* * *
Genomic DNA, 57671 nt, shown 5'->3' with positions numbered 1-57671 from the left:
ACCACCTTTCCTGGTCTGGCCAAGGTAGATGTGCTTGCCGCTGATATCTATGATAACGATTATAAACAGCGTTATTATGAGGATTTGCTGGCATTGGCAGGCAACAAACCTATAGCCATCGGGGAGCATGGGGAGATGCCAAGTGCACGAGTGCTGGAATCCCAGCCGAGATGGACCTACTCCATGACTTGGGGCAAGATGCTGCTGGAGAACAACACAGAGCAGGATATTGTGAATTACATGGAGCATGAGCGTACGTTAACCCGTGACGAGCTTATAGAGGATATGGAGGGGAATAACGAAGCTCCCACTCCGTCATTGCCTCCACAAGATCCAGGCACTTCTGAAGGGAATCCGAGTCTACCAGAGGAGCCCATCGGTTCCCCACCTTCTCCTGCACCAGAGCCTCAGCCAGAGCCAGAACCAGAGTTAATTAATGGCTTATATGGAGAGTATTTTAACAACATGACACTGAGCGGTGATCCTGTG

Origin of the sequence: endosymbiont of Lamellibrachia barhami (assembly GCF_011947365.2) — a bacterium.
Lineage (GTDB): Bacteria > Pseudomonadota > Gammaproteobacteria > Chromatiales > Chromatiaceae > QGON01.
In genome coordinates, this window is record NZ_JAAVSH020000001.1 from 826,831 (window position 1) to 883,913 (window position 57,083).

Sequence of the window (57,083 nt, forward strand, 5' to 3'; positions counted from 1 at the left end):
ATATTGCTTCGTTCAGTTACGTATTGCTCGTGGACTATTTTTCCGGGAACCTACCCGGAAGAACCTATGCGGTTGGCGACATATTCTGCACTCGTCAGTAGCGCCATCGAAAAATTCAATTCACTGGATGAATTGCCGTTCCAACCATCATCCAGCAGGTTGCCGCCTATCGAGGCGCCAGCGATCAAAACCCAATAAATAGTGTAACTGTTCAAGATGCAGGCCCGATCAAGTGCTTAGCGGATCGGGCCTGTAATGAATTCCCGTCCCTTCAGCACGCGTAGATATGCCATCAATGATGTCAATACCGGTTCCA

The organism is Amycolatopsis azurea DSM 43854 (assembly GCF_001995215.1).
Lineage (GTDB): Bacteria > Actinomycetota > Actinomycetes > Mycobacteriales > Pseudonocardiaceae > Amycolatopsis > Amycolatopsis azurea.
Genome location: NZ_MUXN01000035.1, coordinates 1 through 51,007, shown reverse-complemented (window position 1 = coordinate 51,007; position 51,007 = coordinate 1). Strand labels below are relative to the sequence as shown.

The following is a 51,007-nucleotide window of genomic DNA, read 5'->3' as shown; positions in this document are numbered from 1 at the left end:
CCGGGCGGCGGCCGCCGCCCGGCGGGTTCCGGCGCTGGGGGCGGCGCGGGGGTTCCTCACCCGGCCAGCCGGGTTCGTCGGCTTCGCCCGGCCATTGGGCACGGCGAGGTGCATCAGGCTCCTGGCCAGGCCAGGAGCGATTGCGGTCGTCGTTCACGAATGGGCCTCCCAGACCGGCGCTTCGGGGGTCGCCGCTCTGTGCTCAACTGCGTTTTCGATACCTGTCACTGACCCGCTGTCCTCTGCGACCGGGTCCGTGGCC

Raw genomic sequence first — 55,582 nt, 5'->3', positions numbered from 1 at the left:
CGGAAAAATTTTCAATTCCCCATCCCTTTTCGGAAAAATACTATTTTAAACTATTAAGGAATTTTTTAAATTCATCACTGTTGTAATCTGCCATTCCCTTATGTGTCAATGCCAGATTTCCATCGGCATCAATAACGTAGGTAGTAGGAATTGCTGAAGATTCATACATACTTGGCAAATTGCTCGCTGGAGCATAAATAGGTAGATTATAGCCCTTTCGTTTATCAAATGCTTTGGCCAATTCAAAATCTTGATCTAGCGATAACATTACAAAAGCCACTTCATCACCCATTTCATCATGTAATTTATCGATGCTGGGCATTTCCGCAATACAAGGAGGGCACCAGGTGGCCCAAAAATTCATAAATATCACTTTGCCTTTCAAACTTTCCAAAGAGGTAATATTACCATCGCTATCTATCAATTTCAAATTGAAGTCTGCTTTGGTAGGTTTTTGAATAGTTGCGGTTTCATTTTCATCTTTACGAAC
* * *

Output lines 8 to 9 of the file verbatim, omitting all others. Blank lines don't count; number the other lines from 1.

The organism is Amycolatopsis azurea DSM 43854 (assembly GCF_001995215.1).
Lineage (GTDB): Bacteria > Actinomycetota > Actinomycetes > Mycobacteriales > Pseudonocardiaceae > Amycolatopsis > Amycolatopsis azurea.